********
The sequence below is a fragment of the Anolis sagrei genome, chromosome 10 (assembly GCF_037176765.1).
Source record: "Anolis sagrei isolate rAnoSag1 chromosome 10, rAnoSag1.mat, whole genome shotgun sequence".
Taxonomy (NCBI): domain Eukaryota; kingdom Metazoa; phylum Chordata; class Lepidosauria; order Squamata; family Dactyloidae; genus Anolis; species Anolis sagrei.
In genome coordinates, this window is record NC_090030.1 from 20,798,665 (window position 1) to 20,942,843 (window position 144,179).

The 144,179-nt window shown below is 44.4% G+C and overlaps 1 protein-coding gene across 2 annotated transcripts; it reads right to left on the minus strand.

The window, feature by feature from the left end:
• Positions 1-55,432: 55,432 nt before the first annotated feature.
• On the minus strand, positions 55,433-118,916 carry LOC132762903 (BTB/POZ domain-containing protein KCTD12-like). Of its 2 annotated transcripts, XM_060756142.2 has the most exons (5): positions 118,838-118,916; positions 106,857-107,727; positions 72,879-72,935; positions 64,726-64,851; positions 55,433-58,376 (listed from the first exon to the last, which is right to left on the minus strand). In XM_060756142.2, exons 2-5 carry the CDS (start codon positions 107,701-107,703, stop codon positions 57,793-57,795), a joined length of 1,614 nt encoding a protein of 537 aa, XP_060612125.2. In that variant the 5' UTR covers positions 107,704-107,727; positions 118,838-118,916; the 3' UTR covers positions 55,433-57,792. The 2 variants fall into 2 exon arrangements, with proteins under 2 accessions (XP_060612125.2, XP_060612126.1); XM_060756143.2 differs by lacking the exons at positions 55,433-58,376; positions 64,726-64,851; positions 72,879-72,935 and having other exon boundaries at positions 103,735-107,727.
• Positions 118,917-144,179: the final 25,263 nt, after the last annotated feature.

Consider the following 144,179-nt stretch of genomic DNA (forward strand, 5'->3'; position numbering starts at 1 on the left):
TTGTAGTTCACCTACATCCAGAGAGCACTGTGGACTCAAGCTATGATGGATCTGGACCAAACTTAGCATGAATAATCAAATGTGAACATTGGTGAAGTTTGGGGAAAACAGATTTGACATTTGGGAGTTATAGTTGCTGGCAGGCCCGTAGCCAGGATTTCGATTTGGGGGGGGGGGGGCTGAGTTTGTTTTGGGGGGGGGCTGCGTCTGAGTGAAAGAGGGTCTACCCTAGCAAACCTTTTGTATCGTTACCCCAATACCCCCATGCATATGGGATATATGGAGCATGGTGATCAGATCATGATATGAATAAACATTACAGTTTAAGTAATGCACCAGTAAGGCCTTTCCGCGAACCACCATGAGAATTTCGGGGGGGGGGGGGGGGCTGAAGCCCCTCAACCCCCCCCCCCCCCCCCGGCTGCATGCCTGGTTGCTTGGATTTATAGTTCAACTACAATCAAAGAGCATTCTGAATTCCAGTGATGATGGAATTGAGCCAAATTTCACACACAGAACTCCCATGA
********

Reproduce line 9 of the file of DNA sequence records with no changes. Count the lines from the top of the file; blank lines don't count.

• Positions 118,917-144,179: the final 25,263 nt, after the last annotated feature.